Have you been offended by any person? Now is the time for knowing whether you are a wise man, or a fool. If you are a fool, you will follow that maxim of fools, that a man behaves honorably when he will not allow any man to give him the least shadow of affront, without forcing him to repent of it, if possible; or at least showing that it is rather the lack of power than will, which hinders him from taking revenge.
If you are wise, then you will not allow anger to domineer in your heart — but when you find it raising insurrections, you will force it to yield to the dominion of reason and piety. Before you display anger in your words and behavior, you will consider calmly whether you have reason to be angry, or so much reason as passion would make you believe. And if you have reason — yet another question still remains: Do you well to be angry? Do you well to be angry to such a degree?
A wise man will not only defer his anger — but pass over offences.
Joab could suppress his anger at Abner for killing Asahel — but he was not a wise man, for his resentment broke forth at a fit opportunity, and instigated him to shed the blood of war in the time of peace.
David was a man of a very different spirit. He not only restrained Abishai from killing Shimei, when he was fleeing from Jerusalem — but he pardoned that offender when he was returning in triumph to his palace. It was not revenge — but the love of peace, and a desire of the public welfare, which made David charge Solomon, on his death-bed, to keep his eye on that dangerous traitor.
It is our duty and wisdom to pass by, not only slight offences — but injuries of a deeper dye, such as may be called transgressions. For we need sometimes the forgiveness of such from men, and every day we are obliged to supplicate the forgiveness of transgressions from God. We are bound to forgive men, even as God, for Christ's sake — has forgiven us.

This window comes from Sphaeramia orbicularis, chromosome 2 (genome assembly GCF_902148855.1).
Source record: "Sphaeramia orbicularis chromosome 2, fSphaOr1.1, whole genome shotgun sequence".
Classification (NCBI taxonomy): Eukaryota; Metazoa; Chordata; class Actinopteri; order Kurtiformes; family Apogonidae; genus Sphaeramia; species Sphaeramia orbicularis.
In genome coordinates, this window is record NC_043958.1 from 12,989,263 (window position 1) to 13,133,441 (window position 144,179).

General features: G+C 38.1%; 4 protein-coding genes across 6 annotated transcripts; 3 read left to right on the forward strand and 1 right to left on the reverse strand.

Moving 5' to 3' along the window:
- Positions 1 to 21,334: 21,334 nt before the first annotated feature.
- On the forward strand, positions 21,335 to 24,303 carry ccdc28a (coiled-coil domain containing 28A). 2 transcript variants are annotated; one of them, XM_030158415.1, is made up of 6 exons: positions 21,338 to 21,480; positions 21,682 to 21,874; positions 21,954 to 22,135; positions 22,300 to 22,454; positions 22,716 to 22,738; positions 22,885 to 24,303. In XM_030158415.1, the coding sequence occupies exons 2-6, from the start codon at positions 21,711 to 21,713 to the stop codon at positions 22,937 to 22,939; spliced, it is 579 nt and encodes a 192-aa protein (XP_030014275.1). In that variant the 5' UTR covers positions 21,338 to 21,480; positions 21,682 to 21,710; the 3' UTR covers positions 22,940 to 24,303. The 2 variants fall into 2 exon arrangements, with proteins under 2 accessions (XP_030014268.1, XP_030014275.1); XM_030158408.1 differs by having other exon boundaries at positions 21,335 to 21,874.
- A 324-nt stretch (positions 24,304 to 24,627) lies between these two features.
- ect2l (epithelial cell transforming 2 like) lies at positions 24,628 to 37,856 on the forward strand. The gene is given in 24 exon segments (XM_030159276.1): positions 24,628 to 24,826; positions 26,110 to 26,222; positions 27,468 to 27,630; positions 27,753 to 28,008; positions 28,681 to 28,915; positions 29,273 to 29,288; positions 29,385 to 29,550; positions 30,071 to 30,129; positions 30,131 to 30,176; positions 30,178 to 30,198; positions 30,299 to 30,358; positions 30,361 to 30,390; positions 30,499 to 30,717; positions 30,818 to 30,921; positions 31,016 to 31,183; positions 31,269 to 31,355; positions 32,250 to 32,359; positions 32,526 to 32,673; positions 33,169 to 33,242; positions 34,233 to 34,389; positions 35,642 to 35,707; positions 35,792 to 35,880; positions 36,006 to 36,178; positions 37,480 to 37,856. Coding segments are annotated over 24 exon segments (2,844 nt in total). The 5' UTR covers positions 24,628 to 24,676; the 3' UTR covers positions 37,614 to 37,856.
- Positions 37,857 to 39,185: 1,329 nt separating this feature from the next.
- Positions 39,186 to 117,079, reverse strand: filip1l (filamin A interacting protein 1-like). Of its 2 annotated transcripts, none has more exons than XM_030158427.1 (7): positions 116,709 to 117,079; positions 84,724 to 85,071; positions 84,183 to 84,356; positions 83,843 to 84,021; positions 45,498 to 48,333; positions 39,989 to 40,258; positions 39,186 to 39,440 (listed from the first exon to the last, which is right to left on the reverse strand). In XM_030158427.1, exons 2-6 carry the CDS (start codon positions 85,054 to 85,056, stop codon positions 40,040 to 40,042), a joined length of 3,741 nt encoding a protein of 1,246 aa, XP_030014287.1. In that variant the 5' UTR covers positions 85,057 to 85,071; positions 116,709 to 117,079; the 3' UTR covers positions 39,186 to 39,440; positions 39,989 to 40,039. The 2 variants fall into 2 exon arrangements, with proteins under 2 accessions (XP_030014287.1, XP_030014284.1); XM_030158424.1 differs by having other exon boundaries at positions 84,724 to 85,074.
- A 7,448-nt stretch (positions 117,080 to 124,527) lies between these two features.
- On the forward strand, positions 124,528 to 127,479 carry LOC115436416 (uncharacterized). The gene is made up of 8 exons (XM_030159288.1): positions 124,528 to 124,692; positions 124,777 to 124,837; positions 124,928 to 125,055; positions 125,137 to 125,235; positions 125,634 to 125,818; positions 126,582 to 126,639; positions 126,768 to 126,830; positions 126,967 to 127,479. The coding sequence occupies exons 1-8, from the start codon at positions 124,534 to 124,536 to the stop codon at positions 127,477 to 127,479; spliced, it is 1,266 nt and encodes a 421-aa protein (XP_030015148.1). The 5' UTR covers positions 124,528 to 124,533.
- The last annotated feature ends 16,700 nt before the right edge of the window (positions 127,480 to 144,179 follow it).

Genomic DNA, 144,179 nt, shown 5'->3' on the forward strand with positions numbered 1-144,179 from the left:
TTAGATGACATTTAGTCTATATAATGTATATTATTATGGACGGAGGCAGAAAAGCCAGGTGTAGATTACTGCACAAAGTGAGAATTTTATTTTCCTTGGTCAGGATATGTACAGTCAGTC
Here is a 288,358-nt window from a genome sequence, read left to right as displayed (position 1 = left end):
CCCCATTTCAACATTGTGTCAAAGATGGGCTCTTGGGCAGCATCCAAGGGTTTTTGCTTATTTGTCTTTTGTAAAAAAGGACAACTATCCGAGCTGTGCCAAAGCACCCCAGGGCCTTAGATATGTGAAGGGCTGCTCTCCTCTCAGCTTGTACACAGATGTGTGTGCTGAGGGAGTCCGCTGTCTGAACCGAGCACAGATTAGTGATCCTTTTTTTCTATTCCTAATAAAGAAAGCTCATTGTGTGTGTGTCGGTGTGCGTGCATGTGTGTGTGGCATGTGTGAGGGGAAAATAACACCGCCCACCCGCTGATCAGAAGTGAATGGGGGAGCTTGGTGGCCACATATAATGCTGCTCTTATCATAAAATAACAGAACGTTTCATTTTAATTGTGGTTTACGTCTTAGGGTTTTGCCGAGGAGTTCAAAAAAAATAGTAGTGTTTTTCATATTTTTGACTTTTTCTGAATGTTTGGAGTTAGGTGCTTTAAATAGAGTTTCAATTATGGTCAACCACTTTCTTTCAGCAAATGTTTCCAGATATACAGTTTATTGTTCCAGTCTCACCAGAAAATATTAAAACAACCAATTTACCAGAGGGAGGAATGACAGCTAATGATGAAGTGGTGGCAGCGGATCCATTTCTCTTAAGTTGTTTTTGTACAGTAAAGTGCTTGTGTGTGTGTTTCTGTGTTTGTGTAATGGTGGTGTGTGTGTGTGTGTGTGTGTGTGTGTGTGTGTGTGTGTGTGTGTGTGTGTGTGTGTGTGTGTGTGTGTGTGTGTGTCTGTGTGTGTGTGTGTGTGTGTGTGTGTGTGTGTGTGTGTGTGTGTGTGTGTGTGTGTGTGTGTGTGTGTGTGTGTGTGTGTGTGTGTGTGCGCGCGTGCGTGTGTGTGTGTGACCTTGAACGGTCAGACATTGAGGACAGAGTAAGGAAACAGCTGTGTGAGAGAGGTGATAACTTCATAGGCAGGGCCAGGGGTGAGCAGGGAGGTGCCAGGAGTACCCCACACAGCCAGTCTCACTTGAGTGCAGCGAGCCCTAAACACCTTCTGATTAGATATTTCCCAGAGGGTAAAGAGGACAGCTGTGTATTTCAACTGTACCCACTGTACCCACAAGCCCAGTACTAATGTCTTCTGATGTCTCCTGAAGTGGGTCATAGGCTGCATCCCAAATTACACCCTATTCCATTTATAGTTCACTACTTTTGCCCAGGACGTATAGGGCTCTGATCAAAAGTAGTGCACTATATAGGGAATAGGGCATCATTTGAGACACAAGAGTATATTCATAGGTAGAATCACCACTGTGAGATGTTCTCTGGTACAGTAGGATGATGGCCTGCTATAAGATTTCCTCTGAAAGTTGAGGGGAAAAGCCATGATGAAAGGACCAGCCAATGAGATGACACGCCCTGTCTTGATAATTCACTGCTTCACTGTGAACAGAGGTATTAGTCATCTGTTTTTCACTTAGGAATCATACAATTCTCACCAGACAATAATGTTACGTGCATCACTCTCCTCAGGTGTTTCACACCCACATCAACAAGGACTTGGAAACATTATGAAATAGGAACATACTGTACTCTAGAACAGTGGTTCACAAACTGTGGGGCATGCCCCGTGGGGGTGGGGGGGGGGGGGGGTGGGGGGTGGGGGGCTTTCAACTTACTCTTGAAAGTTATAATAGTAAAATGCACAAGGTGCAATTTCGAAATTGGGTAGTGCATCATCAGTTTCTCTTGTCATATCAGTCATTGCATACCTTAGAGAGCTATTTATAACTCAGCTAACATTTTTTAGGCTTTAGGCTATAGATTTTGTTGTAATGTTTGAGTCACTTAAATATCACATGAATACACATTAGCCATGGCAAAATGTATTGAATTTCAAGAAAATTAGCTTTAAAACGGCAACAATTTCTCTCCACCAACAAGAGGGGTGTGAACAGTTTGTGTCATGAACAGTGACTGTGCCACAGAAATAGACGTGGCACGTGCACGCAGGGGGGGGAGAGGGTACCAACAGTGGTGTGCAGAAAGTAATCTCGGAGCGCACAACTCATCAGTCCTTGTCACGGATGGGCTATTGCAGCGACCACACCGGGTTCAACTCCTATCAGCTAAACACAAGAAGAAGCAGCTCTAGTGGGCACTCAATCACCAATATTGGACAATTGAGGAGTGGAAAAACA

It is the wisdom of a man to be slow to anger and ready to forgive. For as it is not the water that surrounds a ship — but the water which soaks into it, that sinks it — so it is not the injury done by another man who endangers us, so much as the impression it makes upon ourselves. Our fretful and revengeful thoughts are the torment of our hearts, and deprive us of the government of our own souls! It is a piece of folly, when our neighbor does us an injury, to do a much greater to ourselves, when we mean to be revenged on him. It is a greater glory for a man to govern himself, than to take strong cities, and rule over mighty nations.
It is the wisdom and honor of sinning creatures, to behave to offenders as men who need pardon for themselves. It is the glory of Christians to learn meekness and lowliness from Christ. It is the glory of pardoned sinners, to show forth the virtues of him who called them — to whom they owe so much, not only in their praises but in all their holy conduct.
Proverbs 19:12."A king's rage is like the roar of a lion, but his favor is like dew on the grass."